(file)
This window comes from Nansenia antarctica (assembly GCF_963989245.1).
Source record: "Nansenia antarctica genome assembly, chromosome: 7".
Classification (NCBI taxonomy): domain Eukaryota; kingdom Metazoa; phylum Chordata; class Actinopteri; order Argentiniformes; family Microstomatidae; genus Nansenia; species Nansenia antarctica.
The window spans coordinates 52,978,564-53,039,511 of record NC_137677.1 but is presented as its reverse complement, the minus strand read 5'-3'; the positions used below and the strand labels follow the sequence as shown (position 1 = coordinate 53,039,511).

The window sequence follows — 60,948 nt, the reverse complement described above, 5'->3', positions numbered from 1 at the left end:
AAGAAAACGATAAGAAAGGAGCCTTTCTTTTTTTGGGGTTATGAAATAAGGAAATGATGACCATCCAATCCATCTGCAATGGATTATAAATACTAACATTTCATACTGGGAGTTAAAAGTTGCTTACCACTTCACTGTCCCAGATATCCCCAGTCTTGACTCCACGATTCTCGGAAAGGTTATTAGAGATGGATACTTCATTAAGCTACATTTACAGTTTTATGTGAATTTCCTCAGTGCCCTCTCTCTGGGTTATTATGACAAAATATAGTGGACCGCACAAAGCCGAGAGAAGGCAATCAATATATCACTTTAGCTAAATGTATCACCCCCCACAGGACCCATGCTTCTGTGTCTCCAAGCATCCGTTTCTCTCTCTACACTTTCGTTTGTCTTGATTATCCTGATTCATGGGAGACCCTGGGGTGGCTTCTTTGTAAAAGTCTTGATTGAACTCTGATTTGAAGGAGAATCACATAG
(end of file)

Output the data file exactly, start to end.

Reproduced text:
This window comes from Nansenia antarctica (assembly GCF_963989245.1).
Source record: "Nansenia antarctica genome assembly, chromosome: 7".
Classification (NCBI taxonomy): domain Eukaryota; kingdom Metazoa; phylum Chordata; class Actinopteri; order Argentiniformes; family Microstomatidae; genus Nansenia; species Nansenia antarctica.
The window spans coordinates 52,978,564-53,039,511 of record NC_137677.1 but is presented as its reverse complement, the minus strand read 5'-3'; the positions used below and the strand labels follow the sequence as shown (position 1 = coordinate 53,039,511).

The window sequence follows — 60,948 nt, the reverse complement described above, 5'->3', positions numbered from 1 at the left end:
AAGAAAACGATAAGAAAGGAGCCTTTCTTTTTTTGGGGTTATGAAATAAGGAAATGATGACCATCCAATCCATCTGCAATGGATTATAAATACTAACATTTCATACTGGGAGTTAAAAGTTGCTTACCACTTCACTGTCCCAGATATCCCCAGTCTTGACTCCACGATTCTCGGAAAGGTTATTAGAGATGGATACTTCATTAAGCTACATTTACAGTTTTATGTGAATTTCCTCAGTGCCCTCTCTCTGGGTTATTATGACAAAATATAGTGGACCGCACAAAGCCGAGAGAAGGCAATCAATATATCACTTTAGCTAAATGTATCACCCCCCACAGGACCCATGCTTCTGTGTCTCCAAGCATCCGTTTCTCTCTCTACACTTTCGTTTGTCTTGATTATCCTGATTCATGGGAGACCCTGGGGTGGCTTCTTTGTAAAAGTCTTGATTGAACTCTGATTTGAAGGAGAATCACATAG